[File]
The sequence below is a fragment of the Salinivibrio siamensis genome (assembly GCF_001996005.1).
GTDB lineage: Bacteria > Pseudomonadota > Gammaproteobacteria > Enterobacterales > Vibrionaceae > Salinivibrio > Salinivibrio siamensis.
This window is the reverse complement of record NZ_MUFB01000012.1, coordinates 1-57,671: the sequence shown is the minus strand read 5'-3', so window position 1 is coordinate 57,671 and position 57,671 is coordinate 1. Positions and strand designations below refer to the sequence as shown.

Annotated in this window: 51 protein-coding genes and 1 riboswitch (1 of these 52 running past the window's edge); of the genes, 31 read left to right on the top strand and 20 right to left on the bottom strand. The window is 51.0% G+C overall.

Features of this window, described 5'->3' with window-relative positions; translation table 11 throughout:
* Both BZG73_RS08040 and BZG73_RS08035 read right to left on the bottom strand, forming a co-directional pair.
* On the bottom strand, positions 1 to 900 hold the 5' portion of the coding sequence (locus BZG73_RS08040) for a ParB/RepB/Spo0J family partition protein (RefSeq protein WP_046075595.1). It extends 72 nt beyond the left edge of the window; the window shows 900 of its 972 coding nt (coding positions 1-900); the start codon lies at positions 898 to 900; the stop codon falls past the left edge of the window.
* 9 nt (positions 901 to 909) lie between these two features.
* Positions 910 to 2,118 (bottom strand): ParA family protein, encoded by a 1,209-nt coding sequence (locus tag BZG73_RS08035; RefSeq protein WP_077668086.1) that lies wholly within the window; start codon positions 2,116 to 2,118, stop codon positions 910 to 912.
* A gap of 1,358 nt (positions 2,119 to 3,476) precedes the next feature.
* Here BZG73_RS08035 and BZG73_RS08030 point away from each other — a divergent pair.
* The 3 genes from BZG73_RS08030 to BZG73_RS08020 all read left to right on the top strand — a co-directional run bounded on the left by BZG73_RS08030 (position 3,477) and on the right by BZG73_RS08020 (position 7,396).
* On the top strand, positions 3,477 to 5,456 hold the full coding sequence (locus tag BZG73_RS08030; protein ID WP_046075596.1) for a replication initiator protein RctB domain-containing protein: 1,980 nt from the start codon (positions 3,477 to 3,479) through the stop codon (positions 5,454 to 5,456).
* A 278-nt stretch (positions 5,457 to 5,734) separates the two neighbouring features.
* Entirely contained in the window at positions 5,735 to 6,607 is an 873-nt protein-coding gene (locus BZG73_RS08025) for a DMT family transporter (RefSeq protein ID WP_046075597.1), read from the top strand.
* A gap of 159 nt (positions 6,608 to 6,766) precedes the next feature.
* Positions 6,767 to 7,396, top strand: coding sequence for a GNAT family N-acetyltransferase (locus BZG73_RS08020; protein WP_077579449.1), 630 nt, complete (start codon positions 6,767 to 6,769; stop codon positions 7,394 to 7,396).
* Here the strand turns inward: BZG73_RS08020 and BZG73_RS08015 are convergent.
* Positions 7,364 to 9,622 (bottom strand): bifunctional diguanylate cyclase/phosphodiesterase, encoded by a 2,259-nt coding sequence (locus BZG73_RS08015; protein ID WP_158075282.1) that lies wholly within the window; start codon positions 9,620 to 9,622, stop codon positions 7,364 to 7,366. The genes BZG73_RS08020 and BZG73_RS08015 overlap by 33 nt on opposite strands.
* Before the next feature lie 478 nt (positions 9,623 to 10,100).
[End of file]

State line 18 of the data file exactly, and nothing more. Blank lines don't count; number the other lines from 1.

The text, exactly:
* Here the strand turns inward: BZG73_RS08020 and BZG73_RS08015 are convergent.